This weekend I was sat in the O2 crowd, ready, eager and super excited to watch the highly anticipated Haye vs. Bellew fight. I was team Haye, and I wanted blood, sweat & tears!
5 rounds in, and it was all looking good. The atmosphere in the arena was electric & although our bet of a 3rd round knock out was out the window, we were still feeling optimistic for a Haye win.
6th round; and the audience fell silent. To us, watching from the floor, it looked as though Haye had reached his limit & wasn't fit enough to continue. Utterly disappointing for everybody who had splashed out a small fortune to be at the fight.
Afterwards, we were drowning our sorrows at the hotel bar and read an article which said he'd torn his Achilles and so was effectively fighting on one leg for 5 rounds, before finally throwing in the towel. Such a 'warrior', they all said.
This made me think. The atmosphere at a live event is incredible, but you only have your own senses to guide your opinion. Yet when watching something on the TV, like Haye's fight, there are so many elements which can influence your perspective. These can range from the smaller things, such as the camera angles, (if the camera is high, looking down on the subject, they appear small and timid, whereas if the camera is low, looking up, it makes the protagonist look bold and superior). To the bigger, more obvious external influences such as the commentator narrating the fight, sharing his opinion with you. If the narrator is passionately screaming as the action is taking place, exhilarated by Haye's determination to continue on one leg, you will instinctively feel sympathy towards Haye, not frustration, as I did.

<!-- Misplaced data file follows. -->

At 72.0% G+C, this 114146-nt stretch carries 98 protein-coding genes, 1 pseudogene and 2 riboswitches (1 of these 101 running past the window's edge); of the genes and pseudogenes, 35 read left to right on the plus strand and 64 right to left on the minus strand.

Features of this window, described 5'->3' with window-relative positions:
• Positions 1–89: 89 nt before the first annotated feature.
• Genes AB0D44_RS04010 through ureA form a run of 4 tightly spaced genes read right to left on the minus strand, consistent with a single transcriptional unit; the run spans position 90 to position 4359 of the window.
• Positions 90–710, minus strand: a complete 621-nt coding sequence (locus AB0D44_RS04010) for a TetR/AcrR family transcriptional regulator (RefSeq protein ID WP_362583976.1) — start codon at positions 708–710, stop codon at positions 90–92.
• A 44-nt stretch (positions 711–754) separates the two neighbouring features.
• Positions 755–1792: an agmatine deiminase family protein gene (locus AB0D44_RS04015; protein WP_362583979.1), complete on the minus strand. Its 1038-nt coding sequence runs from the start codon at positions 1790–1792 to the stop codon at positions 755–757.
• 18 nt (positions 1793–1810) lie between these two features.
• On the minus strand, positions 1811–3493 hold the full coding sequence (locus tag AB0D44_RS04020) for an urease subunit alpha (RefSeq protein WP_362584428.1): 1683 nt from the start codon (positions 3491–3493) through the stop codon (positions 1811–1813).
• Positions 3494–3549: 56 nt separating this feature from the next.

This just shows the power of film. By utilising different cinematic techniques we are actively manipulating our viewer's opinions and influencing them to think in a certain way. Whatever the objective may be, we can always use film to influence people. It's an incredible means of communication.
WBC cruiserweight champion Tony Bellew produced a stunning upset to stop bitter rival David Haye in a thrilling heavyweight contest at London's O2 Arena. The Liverpudlian, 34, pounced when Haye suffered what turned out to be an Achilles injury in the sixth round to score a knockdown. Haye, who had his right ankle strapped, carried on as bravely as he could for the rest of the fight, but was unable to move freely as Bellew seized the momentum. And in the 11th, a second knockdown saw former heavyweight champion Haye tangled in the ropes, the towel enter from his corner and his hopes of a return to the world-title level of the sport left in tatters.